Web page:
Over a century ago, visitors to the marshes of Wisconsin might have been surprised to see a duck hunter with 10-foot skis strapped to his or her boots skimming across the tops of the cattails.
Over a century ago, visitors to the marshes of Wisconsin might have been surprised to see a duck hunter with 10-foot skis strapped to his or her boots skimming across the tops of the cattails. According to Mike Brumley, Ducks Unlimited's regional director for south-central Wisconsin, "Marsh skis allow you to slide through the marsh. They were made long enough to distribute your weight across the cattails and to span muskrat channels. When I starting skiing the marshes, there were very few guys left who did it," recalls Brumley. "In fact, no one makes the skis anymore. The most common place to see them is hanging over someone's mantel."
No longer still the case, we have rekindled this historic craft by hand hewing ash marsh skis. We sculpt the wood for width and thickness with scrub and finish plains, and then delicately apply beadwork to the piece for a finishing touch. The skis are then steamed, and bent to a form in the classic style to achieve not only quality but also historical accuracy.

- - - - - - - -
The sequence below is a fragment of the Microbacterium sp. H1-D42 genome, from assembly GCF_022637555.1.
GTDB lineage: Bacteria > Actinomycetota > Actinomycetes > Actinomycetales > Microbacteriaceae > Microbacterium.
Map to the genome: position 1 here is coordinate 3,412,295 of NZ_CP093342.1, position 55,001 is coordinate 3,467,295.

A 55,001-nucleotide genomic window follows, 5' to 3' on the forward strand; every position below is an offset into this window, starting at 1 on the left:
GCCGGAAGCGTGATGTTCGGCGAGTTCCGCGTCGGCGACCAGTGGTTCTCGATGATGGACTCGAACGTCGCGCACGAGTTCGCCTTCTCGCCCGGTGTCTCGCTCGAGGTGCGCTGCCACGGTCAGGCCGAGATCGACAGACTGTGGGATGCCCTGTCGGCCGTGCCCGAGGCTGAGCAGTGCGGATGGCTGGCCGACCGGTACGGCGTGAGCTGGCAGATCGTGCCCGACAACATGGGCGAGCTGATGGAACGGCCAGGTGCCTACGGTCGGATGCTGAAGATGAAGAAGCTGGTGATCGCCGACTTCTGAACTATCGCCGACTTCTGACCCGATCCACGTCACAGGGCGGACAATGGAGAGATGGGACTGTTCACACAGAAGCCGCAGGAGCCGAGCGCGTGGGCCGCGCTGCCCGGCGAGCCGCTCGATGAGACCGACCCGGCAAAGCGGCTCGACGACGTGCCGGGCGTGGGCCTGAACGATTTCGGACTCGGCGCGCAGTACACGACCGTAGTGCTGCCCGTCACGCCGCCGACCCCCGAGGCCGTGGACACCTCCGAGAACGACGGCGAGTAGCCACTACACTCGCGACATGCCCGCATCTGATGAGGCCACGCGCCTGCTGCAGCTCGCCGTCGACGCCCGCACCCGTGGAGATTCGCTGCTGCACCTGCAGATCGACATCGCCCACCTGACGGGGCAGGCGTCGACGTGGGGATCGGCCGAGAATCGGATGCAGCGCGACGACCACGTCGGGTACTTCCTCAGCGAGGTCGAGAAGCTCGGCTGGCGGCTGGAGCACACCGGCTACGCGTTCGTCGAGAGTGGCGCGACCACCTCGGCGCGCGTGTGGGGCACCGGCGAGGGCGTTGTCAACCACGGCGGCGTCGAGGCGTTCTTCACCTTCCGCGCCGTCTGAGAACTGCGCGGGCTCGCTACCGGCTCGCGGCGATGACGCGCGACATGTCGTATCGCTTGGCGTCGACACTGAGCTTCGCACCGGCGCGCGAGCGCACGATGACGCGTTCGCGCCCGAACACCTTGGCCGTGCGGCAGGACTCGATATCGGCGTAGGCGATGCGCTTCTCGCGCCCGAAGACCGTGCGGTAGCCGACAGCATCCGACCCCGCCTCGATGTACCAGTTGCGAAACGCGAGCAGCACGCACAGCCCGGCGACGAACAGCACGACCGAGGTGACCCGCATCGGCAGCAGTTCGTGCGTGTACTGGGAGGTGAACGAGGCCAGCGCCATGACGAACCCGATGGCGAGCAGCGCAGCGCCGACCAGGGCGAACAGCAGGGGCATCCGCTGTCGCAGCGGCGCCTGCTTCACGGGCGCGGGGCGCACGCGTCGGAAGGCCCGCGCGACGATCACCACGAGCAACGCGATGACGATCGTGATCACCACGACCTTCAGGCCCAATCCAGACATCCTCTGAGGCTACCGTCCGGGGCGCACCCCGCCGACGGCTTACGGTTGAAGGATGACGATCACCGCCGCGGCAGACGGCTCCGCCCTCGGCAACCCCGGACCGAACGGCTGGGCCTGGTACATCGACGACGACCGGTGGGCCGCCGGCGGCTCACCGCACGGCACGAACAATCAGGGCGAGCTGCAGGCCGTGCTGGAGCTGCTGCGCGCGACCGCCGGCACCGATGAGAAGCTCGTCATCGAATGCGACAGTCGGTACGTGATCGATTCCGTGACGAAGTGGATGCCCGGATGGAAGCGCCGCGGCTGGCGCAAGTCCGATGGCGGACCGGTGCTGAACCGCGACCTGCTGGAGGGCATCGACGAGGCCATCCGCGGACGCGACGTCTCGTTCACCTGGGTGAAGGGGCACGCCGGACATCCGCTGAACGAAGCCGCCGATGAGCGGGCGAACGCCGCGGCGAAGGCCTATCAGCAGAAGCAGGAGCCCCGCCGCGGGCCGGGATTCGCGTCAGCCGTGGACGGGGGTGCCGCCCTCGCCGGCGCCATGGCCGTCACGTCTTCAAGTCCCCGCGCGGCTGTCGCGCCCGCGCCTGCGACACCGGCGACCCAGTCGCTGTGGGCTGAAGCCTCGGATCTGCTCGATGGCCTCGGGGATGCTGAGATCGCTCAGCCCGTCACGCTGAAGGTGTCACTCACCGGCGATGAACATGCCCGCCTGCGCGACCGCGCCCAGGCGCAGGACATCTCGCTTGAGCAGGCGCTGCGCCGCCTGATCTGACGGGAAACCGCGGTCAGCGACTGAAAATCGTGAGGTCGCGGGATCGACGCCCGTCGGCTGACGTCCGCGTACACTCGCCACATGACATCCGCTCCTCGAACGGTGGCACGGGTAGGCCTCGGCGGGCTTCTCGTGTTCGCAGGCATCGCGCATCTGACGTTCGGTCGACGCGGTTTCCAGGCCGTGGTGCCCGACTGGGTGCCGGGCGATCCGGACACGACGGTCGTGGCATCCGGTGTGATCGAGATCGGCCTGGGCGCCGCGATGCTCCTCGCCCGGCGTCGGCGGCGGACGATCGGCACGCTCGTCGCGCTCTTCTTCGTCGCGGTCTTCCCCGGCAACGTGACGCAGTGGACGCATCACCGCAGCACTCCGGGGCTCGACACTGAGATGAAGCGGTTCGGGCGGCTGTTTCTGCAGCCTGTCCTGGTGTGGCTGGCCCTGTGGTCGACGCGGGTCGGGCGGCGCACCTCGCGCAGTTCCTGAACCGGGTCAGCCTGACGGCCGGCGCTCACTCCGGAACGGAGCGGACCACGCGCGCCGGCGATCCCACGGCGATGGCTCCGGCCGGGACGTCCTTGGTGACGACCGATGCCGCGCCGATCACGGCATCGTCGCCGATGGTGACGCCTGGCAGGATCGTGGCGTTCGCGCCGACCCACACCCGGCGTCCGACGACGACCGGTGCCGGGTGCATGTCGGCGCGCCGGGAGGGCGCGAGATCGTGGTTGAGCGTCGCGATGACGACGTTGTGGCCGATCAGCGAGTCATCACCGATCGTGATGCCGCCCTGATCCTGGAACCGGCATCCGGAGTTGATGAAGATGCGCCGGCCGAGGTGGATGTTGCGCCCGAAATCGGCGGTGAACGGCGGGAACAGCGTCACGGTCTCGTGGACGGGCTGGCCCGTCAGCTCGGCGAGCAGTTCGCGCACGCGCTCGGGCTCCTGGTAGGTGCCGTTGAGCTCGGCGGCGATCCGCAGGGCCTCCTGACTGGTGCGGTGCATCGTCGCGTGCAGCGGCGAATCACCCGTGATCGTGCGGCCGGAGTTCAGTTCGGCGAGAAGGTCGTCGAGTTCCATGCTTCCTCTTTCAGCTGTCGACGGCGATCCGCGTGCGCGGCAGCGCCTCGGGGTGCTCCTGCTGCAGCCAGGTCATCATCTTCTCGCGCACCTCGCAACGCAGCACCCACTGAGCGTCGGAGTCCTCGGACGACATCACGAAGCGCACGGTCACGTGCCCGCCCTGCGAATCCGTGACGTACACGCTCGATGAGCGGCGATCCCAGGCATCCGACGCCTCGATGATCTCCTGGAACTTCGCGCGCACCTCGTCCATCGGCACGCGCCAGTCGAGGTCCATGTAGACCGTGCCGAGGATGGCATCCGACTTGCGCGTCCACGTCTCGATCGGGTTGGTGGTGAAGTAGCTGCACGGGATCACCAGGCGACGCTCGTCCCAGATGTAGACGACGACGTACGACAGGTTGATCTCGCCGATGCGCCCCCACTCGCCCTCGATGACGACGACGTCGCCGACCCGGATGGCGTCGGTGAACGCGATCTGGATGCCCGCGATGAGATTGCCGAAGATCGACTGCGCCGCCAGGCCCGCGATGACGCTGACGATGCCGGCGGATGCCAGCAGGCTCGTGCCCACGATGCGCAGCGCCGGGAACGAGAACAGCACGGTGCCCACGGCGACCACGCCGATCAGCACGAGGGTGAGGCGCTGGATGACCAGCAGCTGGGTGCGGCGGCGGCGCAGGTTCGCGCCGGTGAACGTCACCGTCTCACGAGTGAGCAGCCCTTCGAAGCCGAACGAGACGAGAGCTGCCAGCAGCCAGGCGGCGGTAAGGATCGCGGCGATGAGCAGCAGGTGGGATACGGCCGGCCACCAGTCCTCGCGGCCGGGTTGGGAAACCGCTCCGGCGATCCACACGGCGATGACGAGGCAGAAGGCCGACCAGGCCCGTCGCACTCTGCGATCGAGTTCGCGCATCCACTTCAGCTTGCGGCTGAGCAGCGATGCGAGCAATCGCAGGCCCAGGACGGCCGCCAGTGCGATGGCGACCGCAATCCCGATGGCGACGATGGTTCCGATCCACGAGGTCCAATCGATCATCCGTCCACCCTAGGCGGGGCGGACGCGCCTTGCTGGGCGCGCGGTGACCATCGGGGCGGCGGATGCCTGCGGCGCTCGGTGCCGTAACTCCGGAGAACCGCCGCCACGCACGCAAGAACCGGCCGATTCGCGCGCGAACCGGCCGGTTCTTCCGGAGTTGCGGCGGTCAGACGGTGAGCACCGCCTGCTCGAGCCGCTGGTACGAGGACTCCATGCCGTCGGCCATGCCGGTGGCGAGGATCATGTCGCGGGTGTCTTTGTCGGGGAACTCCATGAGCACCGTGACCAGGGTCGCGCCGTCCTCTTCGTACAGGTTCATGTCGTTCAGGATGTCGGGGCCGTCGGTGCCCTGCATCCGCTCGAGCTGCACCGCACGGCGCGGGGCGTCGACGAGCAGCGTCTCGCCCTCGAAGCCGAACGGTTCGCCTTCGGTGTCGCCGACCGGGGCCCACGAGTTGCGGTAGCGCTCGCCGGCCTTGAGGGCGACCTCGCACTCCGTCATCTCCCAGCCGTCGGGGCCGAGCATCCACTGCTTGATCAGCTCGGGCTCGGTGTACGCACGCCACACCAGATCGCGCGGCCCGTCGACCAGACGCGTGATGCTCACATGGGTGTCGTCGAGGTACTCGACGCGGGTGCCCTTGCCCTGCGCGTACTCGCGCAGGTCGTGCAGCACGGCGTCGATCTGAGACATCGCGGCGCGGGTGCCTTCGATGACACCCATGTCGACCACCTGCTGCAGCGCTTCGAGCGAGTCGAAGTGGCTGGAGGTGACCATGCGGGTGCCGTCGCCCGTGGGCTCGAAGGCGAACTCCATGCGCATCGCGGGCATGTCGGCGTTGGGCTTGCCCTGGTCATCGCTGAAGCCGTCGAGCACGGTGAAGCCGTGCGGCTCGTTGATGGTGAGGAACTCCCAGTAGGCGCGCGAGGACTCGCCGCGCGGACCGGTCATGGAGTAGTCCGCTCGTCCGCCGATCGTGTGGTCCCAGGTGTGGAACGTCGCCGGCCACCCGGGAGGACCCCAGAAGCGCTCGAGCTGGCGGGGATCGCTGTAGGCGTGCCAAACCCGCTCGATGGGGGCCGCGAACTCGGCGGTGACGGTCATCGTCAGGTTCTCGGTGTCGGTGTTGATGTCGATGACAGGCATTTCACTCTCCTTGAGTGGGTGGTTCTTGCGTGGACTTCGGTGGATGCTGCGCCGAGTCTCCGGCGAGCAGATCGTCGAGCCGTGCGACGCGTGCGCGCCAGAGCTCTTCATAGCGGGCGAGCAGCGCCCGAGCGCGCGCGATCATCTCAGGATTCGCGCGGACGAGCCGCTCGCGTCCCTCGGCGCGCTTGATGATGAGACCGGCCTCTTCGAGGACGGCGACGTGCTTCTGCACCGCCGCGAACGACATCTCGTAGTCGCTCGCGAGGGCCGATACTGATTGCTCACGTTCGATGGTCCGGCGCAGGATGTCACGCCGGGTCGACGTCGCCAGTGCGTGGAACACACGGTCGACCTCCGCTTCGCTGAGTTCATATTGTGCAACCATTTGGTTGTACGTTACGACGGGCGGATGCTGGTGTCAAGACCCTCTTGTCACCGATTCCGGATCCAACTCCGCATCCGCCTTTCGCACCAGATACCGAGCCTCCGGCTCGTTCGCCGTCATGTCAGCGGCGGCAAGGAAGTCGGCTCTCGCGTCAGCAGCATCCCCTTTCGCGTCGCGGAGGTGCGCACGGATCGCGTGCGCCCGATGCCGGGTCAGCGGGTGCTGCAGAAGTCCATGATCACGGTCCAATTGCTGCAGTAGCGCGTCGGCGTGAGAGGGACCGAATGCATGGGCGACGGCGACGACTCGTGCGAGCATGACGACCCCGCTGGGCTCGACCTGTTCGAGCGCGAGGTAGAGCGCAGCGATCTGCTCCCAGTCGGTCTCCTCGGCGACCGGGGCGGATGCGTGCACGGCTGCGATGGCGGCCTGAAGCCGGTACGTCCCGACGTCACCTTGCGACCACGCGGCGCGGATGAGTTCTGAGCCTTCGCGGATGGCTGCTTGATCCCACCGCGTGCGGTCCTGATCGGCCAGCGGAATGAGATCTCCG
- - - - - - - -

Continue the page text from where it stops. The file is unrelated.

The skis range from four to six inches across and anywhere from 10 to 12 feet in length, contoured on all sides. They are made to strap directly to your boots and operate like a hybrid of a cross-country ski and snowshoe. This historic Wisconsin tradition transfers easily to upstate New York and the marshes that grace the end of the region's Finger Lakes. Cabinetmaker Vincent Chicone ventures out intoCatherine Creek Marsh with his own set of skis. Strap them onto your waders or hang them above the fireplace at your lodge; functional and beautiful, these historic gems are finding a new place in the homes of the twenty-first century.
Click HERE to view the 2010 Early American Life article "Skiing for Ducks" featuring Chicone Cabinetmaker's marsh skis.
Watch us below as we bend marsh skis, for more how-to videos on crafting marsh skis click HERE to visit our videos page.